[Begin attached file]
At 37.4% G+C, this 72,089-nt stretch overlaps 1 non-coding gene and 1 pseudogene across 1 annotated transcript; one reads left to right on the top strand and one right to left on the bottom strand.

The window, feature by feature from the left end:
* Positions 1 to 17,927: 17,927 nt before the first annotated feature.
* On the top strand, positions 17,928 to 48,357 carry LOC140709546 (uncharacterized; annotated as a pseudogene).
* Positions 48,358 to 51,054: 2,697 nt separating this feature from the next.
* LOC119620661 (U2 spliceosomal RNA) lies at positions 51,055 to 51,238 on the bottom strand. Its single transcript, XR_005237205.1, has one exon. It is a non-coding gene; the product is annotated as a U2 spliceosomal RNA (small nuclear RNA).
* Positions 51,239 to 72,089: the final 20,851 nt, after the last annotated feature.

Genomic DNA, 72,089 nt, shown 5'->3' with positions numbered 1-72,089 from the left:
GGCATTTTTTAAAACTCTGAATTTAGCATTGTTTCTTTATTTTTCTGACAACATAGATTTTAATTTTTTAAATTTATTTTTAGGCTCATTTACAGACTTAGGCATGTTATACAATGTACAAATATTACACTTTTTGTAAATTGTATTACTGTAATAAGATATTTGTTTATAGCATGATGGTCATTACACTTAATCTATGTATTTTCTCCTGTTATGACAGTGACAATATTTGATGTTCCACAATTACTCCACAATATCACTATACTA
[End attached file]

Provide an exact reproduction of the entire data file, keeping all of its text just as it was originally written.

At 37.4% G+C, this 72,089-nt stretch overlaps 1 non-coding gene and 1 pseudogene across 1 annotated transcript; one reads left to right on the top strand and one right to left on the bottom strand.

The window, feature by feature from the left end:
* Positions 1 to 17,927: 17,927 nt before the first annotated feature.
* On the top strand, positions 17,928 to 48,357 carry LOC140709546 (uncharacterized; annotated as a pseudogene).
* Positions 48,358 to 51,054: 2,697 nt separating this feature from the next.
* LOC119620661 (U2 spliceosomal RNA) lies at positions 51,055 to 51,238 on the bottom strand. Its single transcript, XR_005237205.1, has one exon. It is a non-coding gene; the product is annotated as a U2 spliceosomal RNA (small nuclear RNA).
* Positions 51,239 to 72,089: the final 20,851 nt, after the last annotated feature.

Genomic DNA, 72,089 nt, shown 5'->3' with positions numbered 1-72,089 from the left:
GGCATTTTTTAAAACTCTGAATTTAGCATTGTTTCTTTATTTTTCTGACAACATAGATTTTAATTTTTTAAATTTATTTTTAGGCTCATTTACAGACTTAGGCATGTTATACAATGTACAAATATTACACTTTTTGTAAATTGTATTACTGTAATAAGATATTTGTTTATAGCATGATGGTCATTACACTTAATCTATGTATTTTCTCCTGTTATGACAGTGACAATATTTGATGTTCCACAATTACTCCACAATATCACTATACTA